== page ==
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Solving Our Local Public Safety Crisis: Recent Lessons From Atlanta, Chicago, and Indianapolis Criminal Justice Planning Council - March 2005. The Campaign For A Safe And Adequate Justice Center Indianapolis Bar Association/Marion County Bar Association Justice Center Task Force

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Solving Our Local Public Safety Crisis: Recent Lessons From Atlanta, Chicago, and IndianapolisCriminal Justice Planning Council - March 2005

The Campaign For A Safe And Adequate Justice Center

Indianapolis Bar Association/Marion County Bar Association

Justice Center Task Force

John Kautzman & John Maley


Today s goals
Today’s Goals

  • Discuss The History and Nature of the Current Public Safety Crisis Within Marion County’s Justice System

  • Suggest Short-Term and Long-Term Solutions

  • Propose Immediate Action Steps to Move Forward Without Delay


Our perspective
Our Perspective

  • We represent nearly 5,000 local legal professionals, including attorneys, paralegals, prosecutors, defenders, and judiciary

  • IBA & MCBA are non-partisan, & have longstanding commitment to promoting safety in local courts

  • IBA Security Task Force created in 1998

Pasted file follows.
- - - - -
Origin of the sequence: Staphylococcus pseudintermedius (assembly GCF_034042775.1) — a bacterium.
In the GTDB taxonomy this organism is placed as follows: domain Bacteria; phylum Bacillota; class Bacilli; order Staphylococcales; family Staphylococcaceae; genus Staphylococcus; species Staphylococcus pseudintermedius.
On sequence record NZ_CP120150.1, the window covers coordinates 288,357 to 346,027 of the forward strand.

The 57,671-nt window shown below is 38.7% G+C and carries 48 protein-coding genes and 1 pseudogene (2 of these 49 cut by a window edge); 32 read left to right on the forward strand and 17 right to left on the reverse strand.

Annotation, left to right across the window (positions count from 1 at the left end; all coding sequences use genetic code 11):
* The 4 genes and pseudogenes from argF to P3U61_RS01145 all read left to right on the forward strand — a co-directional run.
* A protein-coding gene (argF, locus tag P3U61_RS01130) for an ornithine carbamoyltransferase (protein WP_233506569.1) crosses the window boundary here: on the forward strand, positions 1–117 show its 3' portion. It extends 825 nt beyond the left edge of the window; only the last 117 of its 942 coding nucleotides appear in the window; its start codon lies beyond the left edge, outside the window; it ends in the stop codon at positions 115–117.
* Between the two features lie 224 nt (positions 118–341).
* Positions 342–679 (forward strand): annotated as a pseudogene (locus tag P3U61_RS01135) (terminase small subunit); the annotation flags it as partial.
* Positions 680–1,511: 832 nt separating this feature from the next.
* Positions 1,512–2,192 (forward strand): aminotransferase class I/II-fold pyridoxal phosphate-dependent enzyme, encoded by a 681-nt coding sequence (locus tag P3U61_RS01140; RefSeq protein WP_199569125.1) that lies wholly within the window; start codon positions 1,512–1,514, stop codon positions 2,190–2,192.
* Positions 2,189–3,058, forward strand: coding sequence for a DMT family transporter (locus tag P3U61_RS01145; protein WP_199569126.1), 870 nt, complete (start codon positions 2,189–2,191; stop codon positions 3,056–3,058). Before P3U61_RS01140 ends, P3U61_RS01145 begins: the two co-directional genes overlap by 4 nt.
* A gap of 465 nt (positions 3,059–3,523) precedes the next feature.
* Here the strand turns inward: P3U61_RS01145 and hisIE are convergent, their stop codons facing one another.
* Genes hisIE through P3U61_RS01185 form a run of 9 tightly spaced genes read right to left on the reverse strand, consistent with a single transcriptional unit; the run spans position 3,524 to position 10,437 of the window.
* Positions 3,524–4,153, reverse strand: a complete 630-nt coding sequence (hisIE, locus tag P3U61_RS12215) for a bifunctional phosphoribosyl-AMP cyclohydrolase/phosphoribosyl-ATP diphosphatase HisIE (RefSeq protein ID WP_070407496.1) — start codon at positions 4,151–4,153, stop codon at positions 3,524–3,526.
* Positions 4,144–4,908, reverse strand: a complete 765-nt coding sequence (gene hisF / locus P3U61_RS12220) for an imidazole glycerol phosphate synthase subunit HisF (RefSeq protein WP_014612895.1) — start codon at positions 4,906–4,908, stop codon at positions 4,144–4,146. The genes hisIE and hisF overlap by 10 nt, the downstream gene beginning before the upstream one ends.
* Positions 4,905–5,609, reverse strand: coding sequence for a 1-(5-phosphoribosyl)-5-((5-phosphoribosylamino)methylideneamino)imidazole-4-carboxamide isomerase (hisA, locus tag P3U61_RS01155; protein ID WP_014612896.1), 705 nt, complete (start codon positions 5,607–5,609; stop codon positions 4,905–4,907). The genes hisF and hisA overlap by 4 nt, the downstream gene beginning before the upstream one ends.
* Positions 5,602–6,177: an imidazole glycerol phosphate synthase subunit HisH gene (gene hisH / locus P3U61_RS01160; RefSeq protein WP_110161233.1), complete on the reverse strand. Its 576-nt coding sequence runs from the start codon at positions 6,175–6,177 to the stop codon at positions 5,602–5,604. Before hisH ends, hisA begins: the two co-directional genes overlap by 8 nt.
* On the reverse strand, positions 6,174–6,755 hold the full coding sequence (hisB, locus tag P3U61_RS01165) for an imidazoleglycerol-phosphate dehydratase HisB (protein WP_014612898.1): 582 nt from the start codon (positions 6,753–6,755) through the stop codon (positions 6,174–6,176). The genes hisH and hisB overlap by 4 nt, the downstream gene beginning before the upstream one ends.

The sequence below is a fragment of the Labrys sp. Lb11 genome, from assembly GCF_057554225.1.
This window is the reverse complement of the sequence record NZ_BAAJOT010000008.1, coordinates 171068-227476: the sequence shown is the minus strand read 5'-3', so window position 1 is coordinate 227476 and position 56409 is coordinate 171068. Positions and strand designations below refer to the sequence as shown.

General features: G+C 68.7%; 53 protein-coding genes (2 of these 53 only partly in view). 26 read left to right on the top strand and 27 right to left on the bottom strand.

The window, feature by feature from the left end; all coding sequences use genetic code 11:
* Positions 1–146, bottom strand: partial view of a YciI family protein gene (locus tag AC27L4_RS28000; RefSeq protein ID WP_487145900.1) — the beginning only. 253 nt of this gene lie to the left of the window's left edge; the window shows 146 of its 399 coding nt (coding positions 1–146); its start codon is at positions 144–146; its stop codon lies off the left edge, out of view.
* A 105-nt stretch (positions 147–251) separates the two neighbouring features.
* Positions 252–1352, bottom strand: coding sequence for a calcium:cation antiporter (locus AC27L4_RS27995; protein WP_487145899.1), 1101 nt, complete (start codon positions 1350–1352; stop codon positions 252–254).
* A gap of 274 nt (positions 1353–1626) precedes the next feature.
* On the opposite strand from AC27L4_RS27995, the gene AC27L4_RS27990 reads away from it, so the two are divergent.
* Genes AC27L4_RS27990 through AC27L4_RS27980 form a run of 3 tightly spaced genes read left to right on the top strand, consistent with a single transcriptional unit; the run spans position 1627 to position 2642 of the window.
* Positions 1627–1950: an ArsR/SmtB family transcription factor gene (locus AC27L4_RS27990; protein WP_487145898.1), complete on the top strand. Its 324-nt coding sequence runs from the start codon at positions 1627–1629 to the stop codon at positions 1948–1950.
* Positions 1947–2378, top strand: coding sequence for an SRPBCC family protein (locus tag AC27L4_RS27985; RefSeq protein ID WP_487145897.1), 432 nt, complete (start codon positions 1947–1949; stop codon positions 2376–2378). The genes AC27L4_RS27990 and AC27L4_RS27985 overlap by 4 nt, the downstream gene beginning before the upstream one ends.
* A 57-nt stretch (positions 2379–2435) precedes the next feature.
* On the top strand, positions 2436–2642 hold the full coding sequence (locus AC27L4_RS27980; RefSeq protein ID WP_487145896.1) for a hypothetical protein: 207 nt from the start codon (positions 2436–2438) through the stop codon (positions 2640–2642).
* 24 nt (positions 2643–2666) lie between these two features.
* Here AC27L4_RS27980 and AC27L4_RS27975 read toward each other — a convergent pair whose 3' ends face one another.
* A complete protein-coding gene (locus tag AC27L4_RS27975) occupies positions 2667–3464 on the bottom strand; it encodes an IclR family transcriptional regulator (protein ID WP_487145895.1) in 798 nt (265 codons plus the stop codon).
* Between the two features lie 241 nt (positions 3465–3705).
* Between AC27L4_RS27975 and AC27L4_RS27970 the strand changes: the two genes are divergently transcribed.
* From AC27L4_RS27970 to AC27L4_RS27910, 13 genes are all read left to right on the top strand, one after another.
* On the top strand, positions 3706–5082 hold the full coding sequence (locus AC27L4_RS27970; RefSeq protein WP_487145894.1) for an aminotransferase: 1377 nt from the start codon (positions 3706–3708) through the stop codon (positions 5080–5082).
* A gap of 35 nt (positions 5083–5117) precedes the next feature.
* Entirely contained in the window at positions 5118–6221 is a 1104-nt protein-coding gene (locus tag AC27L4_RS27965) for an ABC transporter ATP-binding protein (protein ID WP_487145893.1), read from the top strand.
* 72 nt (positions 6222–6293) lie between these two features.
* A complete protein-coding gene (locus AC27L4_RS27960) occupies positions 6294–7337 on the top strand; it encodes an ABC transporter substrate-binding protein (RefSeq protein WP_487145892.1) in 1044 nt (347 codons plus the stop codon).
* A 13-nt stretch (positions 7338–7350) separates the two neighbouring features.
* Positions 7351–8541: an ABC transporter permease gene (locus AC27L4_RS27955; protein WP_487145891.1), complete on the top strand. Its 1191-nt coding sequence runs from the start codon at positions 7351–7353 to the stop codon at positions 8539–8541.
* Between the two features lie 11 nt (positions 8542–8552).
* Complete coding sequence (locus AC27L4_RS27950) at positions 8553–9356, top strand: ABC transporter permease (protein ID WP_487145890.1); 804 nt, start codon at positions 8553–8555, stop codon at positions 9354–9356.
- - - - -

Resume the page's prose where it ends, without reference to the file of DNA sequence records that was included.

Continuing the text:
• IBA & IBF implemented pilot security program in 2001

  • Launched Justice Center Task Force in 2002

  • IBF/IBA have committed thousands of hours and nearly $100,000 in funds to court safety


The current crisis
The Current Crisis

  • Two Primary Risks

  • 1. Release Of Violent Criminals Due In Part to Insufficient # of Courts

  • 2. Violent Criminals, Litigants, & Participants In Volatile Courts In Dangerous Times


Problem history of and potential for violence in court

Annually almost 70,000 prisoners are transported within Marion County courts, for an average of over 5,700 monthly, or almost 300 daily.

Because of the 1950s design of the building, these prisoners are transported in the midst of the public

Within the building nearly 500 arrests are made annually, often more than 40 a month.

Nearly 700 alarms or emergencies are reported in the building annually, an average of 2x daily

The building is one of the most dangerous places in our otherwise proud city

Problem: History of and Potential for Violence in Court